A fifth-party provider manages the entire supply chain and provides consultation to the business to ensure the contracted third-party provider operates smoothly. It may operate with many third-party providers who each provide different functions, but the logistics are then completely removed from the source client itself.


Businesses benefit greatly from cost and time savings with third-party logistics providers. The logistics company has better networks and know-how to keep the business running efficiently with low overhead costs. With more contacts to utilize, the small business also must invest less, despite paying for the service of the logistics company. For example, a small business no longer needs to consider fleet management or warehousing costs. It also means the business focuses on its core service and not the small tasks that involve getting their product to the customer. A small business simply can’t waste a day tracking a lost package. A third-party logistics provider can find this service faster and more efficiently. There may be increased flexibility as well. For example, once contracting with a logistics provider, the small business may ship internationally, track items, or ship more fragile or complex pieces.

Third-Party Logistics Explained, Industry Today


While there are few disadvantages, they do exist. You must choose the right provider because the small business loses all control of this end of the process. If you want a service the provider doesn’t offer, you wait until your contract expires to find someone else. You’re stuck if they provide poor customer service. IT systems must also be in sync.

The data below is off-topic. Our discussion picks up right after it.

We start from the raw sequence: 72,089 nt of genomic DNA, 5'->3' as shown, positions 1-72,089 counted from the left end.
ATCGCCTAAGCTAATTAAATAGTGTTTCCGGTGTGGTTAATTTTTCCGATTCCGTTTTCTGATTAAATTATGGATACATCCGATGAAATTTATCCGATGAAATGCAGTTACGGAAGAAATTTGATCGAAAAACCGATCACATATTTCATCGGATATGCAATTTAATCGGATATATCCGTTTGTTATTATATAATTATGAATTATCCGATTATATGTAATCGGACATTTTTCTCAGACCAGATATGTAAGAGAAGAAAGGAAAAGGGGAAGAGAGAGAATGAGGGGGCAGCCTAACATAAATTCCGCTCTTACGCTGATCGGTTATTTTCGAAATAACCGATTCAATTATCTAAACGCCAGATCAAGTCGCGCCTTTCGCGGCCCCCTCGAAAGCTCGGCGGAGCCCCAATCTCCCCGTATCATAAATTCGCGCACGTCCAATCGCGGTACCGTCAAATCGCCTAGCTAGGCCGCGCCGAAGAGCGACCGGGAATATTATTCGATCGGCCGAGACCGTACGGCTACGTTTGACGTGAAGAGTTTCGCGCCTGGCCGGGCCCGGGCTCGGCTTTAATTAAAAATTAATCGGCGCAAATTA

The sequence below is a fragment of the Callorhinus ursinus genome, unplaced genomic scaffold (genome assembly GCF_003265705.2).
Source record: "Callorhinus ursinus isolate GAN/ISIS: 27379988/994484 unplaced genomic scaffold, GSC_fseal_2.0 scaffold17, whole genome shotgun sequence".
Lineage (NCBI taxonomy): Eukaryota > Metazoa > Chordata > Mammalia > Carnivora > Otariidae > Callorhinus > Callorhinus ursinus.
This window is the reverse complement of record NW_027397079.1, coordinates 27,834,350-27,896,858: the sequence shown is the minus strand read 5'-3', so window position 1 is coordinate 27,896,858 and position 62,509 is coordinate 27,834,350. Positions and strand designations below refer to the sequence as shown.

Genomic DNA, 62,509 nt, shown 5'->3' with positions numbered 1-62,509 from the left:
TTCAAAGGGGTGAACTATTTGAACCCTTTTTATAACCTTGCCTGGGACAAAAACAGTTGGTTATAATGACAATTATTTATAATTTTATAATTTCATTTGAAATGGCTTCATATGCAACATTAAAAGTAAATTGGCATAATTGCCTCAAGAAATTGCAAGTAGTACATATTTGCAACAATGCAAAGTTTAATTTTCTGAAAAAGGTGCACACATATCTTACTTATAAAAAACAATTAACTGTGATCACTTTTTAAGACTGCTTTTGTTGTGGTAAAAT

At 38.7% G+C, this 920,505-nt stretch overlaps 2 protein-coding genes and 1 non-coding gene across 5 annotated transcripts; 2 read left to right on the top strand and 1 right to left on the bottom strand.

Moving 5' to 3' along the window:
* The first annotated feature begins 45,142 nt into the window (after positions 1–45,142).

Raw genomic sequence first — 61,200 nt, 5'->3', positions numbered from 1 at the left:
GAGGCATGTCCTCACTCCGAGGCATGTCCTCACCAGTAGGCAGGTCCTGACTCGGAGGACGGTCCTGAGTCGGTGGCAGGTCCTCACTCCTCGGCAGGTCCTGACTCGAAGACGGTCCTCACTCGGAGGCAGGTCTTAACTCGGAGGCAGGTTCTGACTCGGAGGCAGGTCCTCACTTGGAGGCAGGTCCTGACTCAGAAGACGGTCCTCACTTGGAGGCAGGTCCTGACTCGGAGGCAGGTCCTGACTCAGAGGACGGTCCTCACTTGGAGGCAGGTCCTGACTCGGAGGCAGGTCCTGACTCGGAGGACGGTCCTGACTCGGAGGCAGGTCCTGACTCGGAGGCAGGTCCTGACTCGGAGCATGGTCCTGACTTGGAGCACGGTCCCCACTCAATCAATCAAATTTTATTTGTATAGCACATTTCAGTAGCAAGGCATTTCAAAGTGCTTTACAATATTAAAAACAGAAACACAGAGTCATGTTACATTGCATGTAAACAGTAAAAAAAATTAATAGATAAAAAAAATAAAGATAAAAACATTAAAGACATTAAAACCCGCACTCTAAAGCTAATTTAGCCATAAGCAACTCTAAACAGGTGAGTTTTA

Shipping labels and the third-party logistics provider

For small businesses using third-party logistics for only transportation, you should consider how you print your shipping labels. An extremely small company may simply print return address labels purchased in bulk and handwrite delivery addresses, or print them on a case-by-case basis. The more services your logistics provider has, the more specific each label needs to be, in regard to customized bar codes and tracking numbers, and it may no longer be time-efficient to handwrite labels or print a sheet at a time.

You should also consider types of material in adhesive and the paper itself for ease of service with your provider. Dry thermal labels adhere to corrugated cardboard and plastics.

If you have the potential for weather-related issues with your printed labels, you can buy direct thermal labels with cold weather or freeze-temperature adhesives.

Third-Party Logistics Explained, Industry Today


Details like shipping can make or break small businesses, and third-party logistics providers can help take that burden off the owner and employees whose time is better spent on customer service, marketing, product design, and other roles. While the bulk of third-party logistics is shipping, other services along the supply-chain are available as well, such as warehousing, packing, pick-up, tracking, and production.

For small businesses who choose to use third-party logistics providers for shipping, there are little details to consider that make the job easier for the provider. Labeling is an excellent example of this. When providing labels, ensure you use the most efficient printing method and purchase the right type of label. It should be weather-proofed and large enough to read.

A third-party logistics provider will make the small business owner’s life infinitely easier, and little details from the owner can make the relationship with the provider simpler as well.